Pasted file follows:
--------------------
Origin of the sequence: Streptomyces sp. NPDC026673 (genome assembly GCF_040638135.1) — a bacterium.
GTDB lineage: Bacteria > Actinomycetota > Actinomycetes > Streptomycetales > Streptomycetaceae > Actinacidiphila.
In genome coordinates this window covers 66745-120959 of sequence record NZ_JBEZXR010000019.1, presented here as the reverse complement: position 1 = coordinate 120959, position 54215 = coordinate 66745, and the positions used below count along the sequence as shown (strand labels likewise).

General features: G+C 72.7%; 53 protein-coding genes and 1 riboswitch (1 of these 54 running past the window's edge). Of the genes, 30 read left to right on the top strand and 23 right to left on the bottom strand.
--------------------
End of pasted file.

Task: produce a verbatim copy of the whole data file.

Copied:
Origin of the sequence: Streptomyces sp. NPDC026673 (genome assembly GCF_040638135.1) — a bacterium.
GTDB lineage: Bacteria > Actinomycetota > Actinomycetes > Streptomycetales > Streptomycetaceae > Actinacidiphila.
In genome coordinates this window covers 66745-120959 of sequence record NZ_JBEZXR010000019.1, presented here as the reverse complement: position 1 = coordinate 120959, position 54215 = coordinate 66745, and the positions used below count along the sequence as shown (strand labels likewise).

General features: G+C 72.7%; 53 protein-coding genes and 1 riboswitch (1 of these 54 running past the window's edge). Of the genes, 30 read left to right on the top strand and 23 right to left on the bottom strand.